3rd Sunday of Easter

January 1, 1970 Mass

Homily on 3 rd Sunday of Easter
St. John Paul II Parish, Cedar Springs, Michigan
Mary Queen of Apostles Parish, Sand Lake, Michigan
Father Lam T. Le, Pastor
April 18, 2021

“You are witnesses of these things.”

(Lk 24:48)

The Scriptures on this 3 rd Sunday of Easter help us to understand words in the prefaces
of Easter: “It is truly right and just, our duty and our salvation, at all times to acclaim you,
O Lord, but in this time above all to laud you yet more gloriously, when Christ our
Passover has been sacrificed” (see Roman Missal, Third Edition).
First, the word Pasch (from Hebrew pesach) means a “passing by” and a “passing
through.” As the Israelites were rescued from Egyptian slavery when the avenging angel
passed by their homes and when they passed through the Red Sea and were
subsequently led into the promised land, so Jesus by His passage through the sea of
suffering and death led the new people of God into communion grace with the Father.
The Church often describes the salvific work of the Lord as “Paschal Mystery”: a
reference to Jesus as the sacrificial lamb who was crucified, and His Passion leads to
the Resurrection.
Our First Reading from the Acts of the Apostles is part of a much longer speech
attribute of St. Peter after he had cured a crippled man at the Beautiful Gate of the
Temple in Jerusalem. The Saint took advantage of the opportunity to remind the people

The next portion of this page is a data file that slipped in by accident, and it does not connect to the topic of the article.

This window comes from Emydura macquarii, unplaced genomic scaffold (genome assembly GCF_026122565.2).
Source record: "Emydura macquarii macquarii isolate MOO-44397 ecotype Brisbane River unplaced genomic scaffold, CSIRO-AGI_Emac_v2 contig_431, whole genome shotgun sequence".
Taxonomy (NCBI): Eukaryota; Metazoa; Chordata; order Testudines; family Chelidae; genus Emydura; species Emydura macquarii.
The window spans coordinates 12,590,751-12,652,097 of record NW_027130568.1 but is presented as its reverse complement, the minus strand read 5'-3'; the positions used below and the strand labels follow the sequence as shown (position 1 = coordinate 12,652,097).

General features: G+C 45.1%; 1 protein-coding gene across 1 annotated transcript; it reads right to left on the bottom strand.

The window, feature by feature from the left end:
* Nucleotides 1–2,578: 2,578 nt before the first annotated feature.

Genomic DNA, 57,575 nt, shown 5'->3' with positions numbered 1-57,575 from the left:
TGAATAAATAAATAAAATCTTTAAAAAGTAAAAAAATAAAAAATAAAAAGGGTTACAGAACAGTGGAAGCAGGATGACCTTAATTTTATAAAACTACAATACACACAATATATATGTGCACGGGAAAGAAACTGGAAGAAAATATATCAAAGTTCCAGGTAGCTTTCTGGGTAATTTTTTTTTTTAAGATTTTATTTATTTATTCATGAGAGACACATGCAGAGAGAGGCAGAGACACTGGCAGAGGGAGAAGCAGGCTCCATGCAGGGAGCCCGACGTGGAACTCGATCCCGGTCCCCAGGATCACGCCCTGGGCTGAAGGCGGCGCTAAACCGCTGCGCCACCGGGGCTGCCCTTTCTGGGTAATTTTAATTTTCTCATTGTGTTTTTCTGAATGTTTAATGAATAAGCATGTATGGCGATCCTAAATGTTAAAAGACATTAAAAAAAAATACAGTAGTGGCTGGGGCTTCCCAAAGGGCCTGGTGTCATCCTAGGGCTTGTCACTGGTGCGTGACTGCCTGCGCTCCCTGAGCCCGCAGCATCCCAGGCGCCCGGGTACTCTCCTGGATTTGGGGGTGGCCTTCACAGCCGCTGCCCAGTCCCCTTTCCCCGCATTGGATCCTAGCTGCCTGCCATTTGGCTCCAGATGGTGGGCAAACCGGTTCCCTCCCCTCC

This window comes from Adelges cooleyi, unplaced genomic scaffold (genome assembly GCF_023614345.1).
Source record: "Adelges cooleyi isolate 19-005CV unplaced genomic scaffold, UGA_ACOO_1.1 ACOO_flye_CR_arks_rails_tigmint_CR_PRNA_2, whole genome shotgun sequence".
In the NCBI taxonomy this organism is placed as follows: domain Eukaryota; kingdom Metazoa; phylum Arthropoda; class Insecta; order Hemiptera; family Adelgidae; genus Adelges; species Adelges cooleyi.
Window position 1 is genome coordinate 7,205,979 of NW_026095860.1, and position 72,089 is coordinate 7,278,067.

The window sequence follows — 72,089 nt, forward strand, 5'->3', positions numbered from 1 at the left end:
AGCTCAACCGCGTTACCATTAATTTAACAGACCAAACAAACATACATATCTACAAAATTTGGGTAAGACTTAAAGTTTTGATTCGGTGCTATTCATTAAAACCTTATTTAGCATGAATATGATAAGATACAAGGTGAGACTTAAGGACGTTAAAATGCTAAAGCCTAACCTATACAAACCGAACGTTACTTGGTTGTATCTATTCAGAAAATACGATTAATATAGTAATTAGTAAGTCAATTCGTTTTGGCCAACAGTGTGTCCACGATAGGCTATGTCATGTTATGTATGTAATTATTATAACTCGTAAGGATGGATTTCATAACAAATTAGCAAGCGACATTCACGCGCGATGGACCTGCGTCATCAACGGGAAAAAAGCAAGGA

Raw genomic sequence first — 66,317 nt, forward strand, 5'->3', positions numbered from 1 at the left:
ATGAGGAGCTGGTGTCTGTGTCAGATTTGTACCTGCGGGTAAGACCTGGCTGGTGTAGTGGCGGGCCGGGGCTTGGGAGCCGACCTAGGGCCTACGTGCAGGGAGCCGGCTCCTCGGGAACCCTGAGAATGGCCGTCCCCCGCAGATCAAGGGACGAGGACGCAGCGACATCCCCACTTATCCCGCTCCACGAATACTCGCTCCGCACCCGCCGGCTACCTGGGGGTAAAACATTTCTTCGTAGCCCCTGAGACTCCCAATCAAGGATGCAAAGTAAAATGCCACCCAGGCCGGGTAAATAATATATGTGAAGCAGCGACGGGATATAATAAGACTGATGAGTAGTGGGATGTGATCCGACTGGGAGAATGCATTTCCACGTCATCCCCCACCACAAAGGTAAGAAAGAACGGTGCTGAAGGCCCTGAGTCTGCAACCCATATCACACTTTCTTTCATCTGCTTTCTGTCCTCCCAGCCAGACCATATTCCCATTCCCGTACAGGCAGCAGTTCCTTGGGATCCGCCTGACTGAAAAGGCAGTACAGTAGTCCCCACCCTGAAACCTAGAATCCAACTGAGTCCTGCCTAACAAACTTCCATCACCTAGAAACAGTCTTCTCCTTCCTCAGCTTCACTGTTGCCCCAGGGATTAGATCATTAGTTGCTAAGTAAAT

gathered about the Paschal Mystery: “God has thus brought to fulfillment what he has
announced beforehand through the mouth of all the prophets, that his Christ would
suffer” (Acts 3:18). The Lord passed through dead and entered the Resurrection to do
what St. John in the Second Reading today reminds us: “He is the expiation for our
sins” (1Jn 2:2). The word, “expiation,” resounds the ritual of the Old Testament: the
high priest entered the sanctuary to sprinkle people with blood of the animal for
purification. Christ, the Eternal High Priest, however, “entered, not with the blood of
goats and calves, but with his own blood, and achieved eternal redemption” (Hb 9:11).
In the Gospel for this 3 rd Sunday of Easter, Jesus opens the minds and hearts of the
disciples in His saving mystery: “Thus it is written that the Christ would suffer and rise
from the dead on the third day and that the repentance, for the forgiveness of sins
would be preached in his name to all the nations, beginning from Jerusalem” (Lk 24: 46-
47). These words were important for His closer collaborators for they had a different
understanding of the “Christ” who proclaimed the “Kingdom of God is at hand” (Mk
1:15). For them, this glorious Christ or the King cannot suffer (let alone put to death), so
to see that Jesus was nailed to the Cross and died of a most humiliating death, their
faith was shattered. The post-resurrection appearance of Jesus challenged them and
led them to the faith of the Paschal Mystery: in passing through the seas of suffering,
the Lord led all to new relationship with God the Father

During Easter season, parishes continue to celebrate initiation for our brothers and
sisters. The second sacrament of initiation is confirmation consisting of the anointing
with the Sacred Chrism. Christ is the anointed one of God, and so the followers of
Christ are to be anointed as well. We are anointed/sealed to the Paschal Mystery
(Christ’s Death and Resurrection). In that sense, the command of the Lord at the end of
this Sunday Gospel is applied to us today: “You are witnesses of these things” (Lk
May we have a correct understanding of who the Christ is and may His Paschal
Mystery, that is His Passion and Resurrection, unfold in our lives as well. In this way we
praise the Lord with greater joy than ever when “Christ our Passover has been
Scriptural Readings: Reading I Acts 3:13-15, 17-19; Responsorial Psalm 4:2, 4, 7-8,
9; Reading II 1 Jn 2:1-5a; Alleluia Cf. Lk 24:32; Gospel Lk 24:35-48

We the people of the Roman Catholic Parish of Mary Queen of Apostles
see ourselves as the People of God